State support for schools last year was 62.7 percent of costs, a report from the nonpartisan Legislative Fiscal Bureau shows. That’s up from 62.3 percent in 2014 and 62 percent in 2013. The state used to have a commitment to funding two-thirds of schools’ costs, but that was eliminated in 2003.
Neurological research shows that tragic experiences can affect brain development and impact a child's ability to concentrate and relax. Schools are discovering that practicing mindfulness can helps students who have experienced trauma develop self-calming skills.
The Chicago school system needed money—fast. Two Wall Street players saw an opportunity to invest. They have made realized and paper profits exceeding $110 million on purchases this year of $763 million in Chicago Public Schools bonds.
Carolyn McGuffog will lead the New York district, which serves students with special needs, when superintendent Edward Placke steps down in the spring after leading for 12 years. McGuffog has worked in the Pleasantville school district for 26 years as a school psychologist and, since 2004, as the assistant superintendent for special education.
Colorado school boards who claim Colorado’s Taxpayer Bill of Rights has decimated student funding have joined a five-year legal fight to have the law dismantled. Five Colorado school boards have been added as new plaintiffs in the original 2011 federal lawsuit filed against the anti-tax measure.
Alhambra Elementary School District has selected DecisionEd to provide data management, analytics and reports in addition to delivering performance management solutions.
Lingering teacher vacancies were a real problem in the district last year, with thousands of students lacking a classroom teacher for a significant part of the term. In response, the state Department of Education recently ordered the Philadelphia district to provide compensatory education to remedy the educational loss.
Fifty-three people from across the country have applied to be superintendent of North Carolina's newest school system, known as the Achievement School District, which will serve students in some of the state's lowest-performing schools.
A federal court decision led some New York schools to block child-abuse investigators from interviewing students at school without their parents' consent. The state Office of Children and Family Services is hoping clarified rules have eased the fears of school officials across the state, some of whom raised concern that they might be held liable if a wrongly accused parent sues.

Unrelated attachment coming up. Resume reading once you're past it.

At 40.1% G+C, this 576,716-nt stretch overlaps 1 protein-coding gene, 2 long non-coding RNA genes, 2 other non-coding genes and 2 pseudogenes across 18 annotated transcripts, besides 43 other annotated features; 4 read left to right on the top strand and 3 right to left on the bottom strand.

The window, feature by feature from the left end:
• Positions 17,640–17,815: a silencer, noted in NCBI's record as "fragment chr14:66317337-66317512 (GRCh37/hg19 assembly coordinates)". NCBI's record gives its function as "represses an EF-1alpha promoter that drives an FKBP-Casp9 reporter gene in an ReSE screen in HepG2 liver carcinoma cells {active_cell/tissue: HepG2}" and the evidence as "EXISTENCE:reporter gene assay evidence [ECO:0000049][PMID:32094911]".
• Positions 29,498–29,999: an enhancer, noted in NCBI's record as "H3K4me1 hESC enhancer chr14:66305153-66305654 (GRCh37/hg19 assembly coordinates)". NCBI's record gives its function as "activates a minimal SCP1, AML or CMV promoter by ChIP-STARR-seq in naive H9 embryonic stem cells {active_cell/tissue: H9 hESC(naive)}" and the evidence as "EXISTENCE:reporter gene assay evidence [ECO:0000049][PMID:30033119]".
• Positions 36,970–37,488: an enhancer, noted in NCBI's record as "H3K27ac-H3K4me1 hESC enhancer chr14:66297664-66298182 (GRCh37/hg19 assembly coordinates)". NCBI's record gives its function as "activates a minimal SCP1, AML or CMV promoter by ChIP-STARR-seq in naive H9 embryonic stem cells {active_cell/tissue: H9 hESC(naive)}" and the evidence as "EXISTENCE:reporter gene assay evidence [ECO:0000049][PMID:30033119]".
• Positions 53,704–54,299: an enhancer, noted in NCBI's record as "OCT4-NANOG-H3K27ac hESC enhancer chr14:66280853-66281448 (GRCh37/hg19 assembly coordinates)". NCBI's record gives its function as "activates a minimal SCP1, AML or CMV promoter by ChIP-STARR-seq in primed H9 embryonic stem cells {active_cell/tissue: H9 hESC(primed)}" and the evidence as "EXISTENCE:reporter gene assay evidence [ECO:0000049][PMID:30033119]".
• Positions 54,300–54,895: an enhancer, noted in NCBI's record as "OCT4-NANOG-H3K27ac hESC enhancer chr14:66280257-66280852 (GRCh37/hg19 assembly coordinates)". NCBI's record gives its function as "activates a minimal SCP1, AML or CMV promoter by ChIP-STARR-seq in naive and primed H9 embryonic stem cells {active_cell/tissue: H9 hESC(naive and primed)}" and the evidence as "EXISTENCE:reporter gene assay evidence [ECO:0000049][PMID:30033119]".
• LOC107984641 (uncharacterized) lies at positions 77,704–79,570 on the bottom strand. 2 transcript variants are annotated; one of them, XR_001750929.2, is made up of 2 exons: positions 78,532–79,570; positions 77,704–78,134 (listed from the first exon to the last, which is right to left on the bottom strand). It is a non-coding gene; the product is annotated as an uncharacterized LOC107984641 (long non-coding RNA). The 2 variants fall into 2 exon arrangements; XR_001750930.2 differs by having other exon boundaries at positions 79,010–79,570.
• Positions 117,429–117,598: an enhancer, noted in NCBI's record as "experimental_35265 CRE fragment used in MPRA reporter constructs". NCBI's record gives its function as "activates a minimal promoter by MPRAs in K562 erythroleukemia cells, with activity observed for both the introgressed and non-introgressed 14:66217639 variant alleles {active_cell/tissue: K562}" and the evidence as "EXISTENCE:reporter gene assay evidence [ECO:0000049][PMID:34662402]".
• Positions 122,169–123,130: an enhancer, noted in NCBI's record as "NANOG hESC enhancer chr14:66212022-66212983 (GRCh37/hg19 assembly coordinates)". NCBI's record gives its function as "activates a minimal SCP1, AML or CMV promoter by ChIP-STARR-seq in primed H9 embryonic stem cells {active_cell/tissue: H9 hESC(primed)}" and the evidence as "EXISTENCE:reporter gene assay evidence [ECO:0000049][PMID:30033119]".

The ongoing presidential campaign is a golden opportunity for social studies teachers to bring real-world events to lessons about the election process. To support those efforts, Boxlight has updated the popular Mimio lesson series “Get Out the Vote!,” hosted on the MimioConnect website, with new subject matter about the nominees, voting, polling, political parties, state representatives, and more.
School districts in several states have notified parents of increased security due to "clown threats" as the creepy clown phenomenon sweeping the country continues to cause alarm. The clown sightings spread to several more states in recent days and a clown is in critical condition in Indiana after getting shot.
If America wants to remain competitive, we have to keep our young people engaged. U.S. business and political leaders should learn from the German approach and invest in creating and supporting a German-style vocational education system. Businesses will get the skilled workers they need and young people will see new career opportunities open up to them.
One of the latest improvements made to the Recap app is the new two-way commenting feature that allows students to respond to teacher comments under video responses, enabling a deeper conversation within the app.
When Charlotte-Mecklenburg eliminated race as a factor in student assignment, it not only meant less diverse schools; it also created a feedback loop that made the problem worse. As a result of the relationship between race and wealth, the social, political and economic capital became ever more concentrated in a small number of very white neighborhoods.
Many District of Columbia public schools are skipping emergency drills, such as fire drills and lockdowns, according to a recent watchdog report. And a handful of schools may not have held any drills at all in some recent years.